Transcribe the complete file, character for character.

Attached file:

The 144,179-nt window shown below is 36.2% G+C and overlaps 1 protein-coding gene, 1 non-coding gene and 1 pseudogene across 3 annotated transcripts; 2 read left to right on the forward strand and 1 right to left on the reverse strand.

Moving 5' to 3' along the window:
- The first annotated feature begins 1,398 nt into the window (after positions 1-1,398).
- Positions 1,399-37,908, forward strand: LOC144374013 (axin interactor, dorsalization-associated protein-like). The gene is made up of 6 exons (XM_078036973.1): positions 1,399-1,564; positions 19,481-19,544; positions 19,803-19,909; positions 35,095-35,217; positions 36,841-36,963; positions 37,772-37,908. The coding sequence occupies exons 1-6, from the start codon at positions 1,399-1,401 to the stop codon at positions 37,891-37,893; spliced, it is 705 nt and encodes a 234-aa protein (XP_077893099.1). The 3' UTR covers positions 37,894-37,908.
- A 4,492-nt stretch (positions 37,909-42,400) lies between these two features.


The 144,179-nt window shown below is 36.2% G+C and overlaps 1 protein-coding gene, 1 non-coding gene and 1 pseudogene across 3 annotated transcripts; 2 read left to right on the forward strand and 1 right to left on the reverse strand.

Moving 5' to 3' along the window:
- The first annotated feature begins 1,398 nt into the window (after positions 1-1,398).
- Positions 1,399-37,908, forward strand: LOC144374013 (axin interactor, dorsalization-associated protein-like). The gene is made up of 6 exons (XM_078036973.1): positions 1,399-1,564; positions 19,481-19,544; positions 19,803-19,909; positions 35,095-35,217; positions 36,841-36,963; positions 37,772-37,908. The coding sequence occupies exons 1-6, from the start codon at positions 1,399-1,401 to the stop codon at positions 37,891-37,893; spliced, it is 705 nt and encodes a 234-aa protein (XP_077893099.1). The 3' UTR covers positions 37,894-37,908.
- A 4,492-nt stretch (positions 37,909-42,400) lies between these two features.